Close this search box.
Saint Xenia the Righteous of Rome


Saint Xenia (Ξένη in Greek) the Righteous of Rome was a saint of 5th century. St. Xenia of Rome was born with the name Eusebia; she grew up in a distinguished family. While her parents were preparing to wed her in an arranged marriage, she stole away secretly, taking two handmaids with her.

She traveled to the island of Kos in the Aegean Sea, where she was given the name “Xenia” and eventually became a nun revered for having the power to heal. She was tonsured nun by Presbyter (priest) Paul, her spiritual father, who became Bishop of Mylasa and Karia in Asia Minor. Although she was originally named Eusebia, to conceal her identity, she took the name Xenia which means “stranger” in Greek because of her estrangement from her home-country.




Saint Xenia often stood all night in prayer, fasted, and humbled herself before God and others. She was a shining light to all and followed her Saviour in meekness and humility. Of her is written that she “helped everyone: for the destitute, she was a benefactress; for the grief-stricken, a comforter; for sinners, a guide to repentance. She possessed a deep humility, accounting herself the worst and most sinful of all“.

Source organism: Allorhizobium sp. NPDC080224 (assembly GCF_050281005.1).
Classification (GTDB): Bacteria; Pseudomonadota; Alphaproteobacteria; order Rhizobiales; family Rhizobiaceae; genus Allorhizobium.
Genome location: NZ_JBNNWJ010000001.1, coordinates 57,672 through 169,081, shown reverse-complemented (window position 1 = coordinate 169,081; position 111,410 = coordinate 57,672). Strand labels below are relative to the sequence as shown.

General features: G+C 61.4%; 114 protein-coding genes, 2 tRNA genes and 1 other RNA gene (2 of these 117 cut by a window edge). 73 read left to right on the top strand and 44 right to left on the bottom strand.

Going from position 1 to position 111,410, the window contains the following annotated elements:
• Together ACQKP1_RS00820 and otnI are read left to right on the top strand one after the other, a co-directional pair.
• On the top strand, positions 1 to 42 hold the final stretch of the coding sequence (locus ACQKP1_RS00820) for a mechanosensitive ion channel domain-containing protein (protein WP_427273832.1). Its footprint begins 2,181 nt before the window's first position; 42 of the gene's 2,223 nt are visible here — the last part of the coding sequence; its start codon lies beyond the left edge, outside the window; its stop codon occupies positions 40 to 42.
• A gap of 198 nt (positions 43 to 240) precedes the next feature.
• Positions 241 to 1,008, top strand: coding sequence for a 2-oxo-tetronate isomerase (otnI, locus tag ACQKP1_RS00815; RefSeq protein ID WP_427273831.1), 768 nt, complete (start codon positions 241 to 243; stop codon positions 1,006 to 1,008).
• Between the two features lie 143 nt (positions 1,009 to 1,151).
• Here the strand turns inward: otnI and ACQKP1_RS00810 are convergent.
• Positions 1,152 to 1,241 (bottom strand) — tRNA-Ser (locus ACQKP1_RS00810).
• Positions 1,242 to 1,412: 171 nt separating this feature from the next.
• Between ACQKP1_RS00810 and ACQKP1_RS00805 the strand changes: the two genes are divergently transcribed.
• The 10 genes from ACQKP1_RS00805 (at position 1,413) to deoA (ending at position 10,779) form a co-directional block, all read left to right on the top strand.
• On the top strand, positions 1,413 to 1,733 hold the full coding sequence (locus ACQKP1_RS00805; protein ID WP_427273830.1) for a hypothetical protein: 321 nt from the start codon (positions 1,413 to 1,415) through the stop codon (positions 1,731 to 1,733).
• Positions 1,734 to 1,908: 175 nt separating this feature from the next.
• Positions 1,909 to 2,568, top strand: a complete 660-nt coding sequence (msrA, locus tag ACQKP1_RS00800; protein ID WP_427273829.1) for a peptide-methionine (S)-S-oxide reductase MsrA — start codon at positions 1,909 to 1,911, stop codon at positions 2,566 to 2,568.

She lived out her life uniting herself to Christ in body, word, and thought. When it was her time to leave this earthly life in AD 450, she gave her bright soul into the hands of Christ, Who brought this pure dove into His Never-Ending Kingdom. At the time of her death, a brilliant cross brighter than the sun appeared over her monastery wreathed in a circle of stars, showing her life was pleasing to God.

She is said to have foreseen her own death; at her Monastery in Mylasa, Asia Minor she completed her ascetic life. The Feast of Saint Xenia is celebrated in the Orthodox Church on January 24, the day on which she died. When the Greek Orthodox Christians were forced out of Asia Minor in 1922, they brought to Greece the relics of Saint Xenia and placed them in the Church of Saint John in Kavala and in the Church of Saint Xenia in Nicaea,Piraeus.